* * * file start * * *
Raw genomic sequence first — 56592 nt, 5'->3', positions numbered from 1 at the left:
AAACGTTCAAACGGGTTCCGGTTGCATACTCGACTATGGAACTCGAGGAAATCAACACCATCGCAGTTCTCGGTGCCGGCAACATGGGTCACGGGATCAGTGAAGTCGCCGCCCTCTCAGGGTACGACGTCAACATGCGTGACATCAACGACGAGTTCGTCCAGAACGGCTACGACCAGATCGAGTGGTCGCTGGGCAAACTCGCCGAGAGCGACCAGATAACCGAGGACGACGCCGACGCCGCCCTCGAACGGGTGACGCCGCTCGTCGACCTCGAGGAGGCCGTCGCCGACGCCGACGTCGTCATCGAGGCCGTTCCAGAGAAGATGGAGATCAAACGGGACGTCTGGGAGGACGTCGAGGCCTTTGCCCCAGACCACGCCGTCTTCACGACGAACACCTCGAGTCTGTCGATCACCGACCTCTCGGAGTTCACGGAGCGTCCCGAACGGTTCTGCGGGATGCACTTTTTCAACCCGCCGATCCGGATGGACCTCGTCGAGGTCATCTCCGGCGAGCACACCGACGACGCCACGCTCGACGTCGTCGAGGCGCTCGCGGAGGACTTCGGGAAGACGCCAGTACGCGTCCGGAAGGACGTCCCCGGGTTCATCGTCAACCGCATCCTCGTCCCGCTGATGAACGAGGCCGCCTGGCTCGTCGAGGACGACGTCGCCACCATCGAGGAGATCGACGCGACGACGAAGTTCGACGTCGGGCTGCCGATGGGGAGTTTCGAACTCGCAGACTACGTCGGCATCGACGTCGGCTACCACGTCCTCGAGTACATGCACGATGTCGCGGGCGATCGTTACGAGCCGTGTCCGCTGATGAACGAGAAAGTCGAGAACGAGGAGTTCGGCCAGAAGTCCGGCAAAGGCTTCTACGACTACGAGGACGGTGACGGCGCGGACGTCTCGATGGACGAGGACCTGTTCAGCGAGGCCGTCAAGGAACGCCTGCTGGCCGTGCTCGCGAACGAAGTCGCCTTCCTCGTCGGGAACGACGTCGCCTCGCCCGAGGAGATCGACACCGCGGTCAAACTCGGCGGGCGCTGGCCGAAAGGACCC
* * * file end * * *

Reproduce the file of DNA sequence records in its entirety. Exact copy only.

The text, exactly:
Raw genomic sequence first — 56592 nt, 5'->3', positions numbered from 1 at the left:
AAACGTTCAAACGGGTTCCGGTTGCATACTCGACTATGGAACTCGAGGAAATCAACACCATCGCAGTTCTCGGTGCCGGCAACATGGGTCACGGGATCAGTGAAGTCGCCGCCCTCTCAGGGTACGACGTCAACATGCGTGACATCAACGACGAGTTCGTCCAGAACGGCTACGACCAGATCGAGTGGTCGCTGGGCAAACTCGCCGAGAGCGACCAGATAACCGAGGACGACGCCGACGCCGCCCTCGAACGGGTGACGCCGCTCGTCGACCTCGAGGAGGCCGTCGCCGACGCCGACGTCGTCATCGAGGCCGTTCCAGAGAAGATGGAGATCAAACGGGACGTCTGGGAGGACGTCGAGGCCTTTGCCCCAGACCACGCCGTCTTCACGACGAACACCTCGAGTCTGTCGATCACCGACCTCTCGGAGTTCACGGAGCGTCCCGAACGGTTCTGCGGGATGCACTTTTTCAACCCGCCGATCCGGATGGACCTCGTCGAGGTCATCTCCGGCGAGCACACCGACGACGCCACGCTCGACGTCGTCGAGGCGCTCGCGGAGGACTTCGGGAAGACGCCAGTACGCGTCCGGAAGGACGTCCCCGGGTTCATCGTCAACCGCATCCTCGTCCCGCTGATGAACGAGGCCGCCTGGCTCGTCGAGGACGACGTCGCCACCATCGAGGAGATCGACGCGACGACGAAGTTCGACGTCGGGCTGCCGATGGGGAGTTTCGAACTCGCAGACTACGTCGGCATCGACGTCGGCTACCACGTCCTCGAGTACATGCACGATGTCGCGGGCGATCGTTACGAGCCGTGTCCGCTGATGAACGAGAAAGTCGAGAACGAGGAGTTCGGCCAGAAGTCCGGCAAAGGCTTCTACGACTACGAGGACGGTGACGGCGCGGACGTCTCGATGGACGAGGACCTGTTCAGCGAGGCCGTCAAGGAACGCCTGCTGGCCGTGCTCGCGAACGAAGTCGCCTTCCTCGTCGGGAACGACGTCGCCTCGCCCGAGGAGATCGACACCGCGGTCAAACTCGGCGGGCGCTGGCCGAAAGGACCC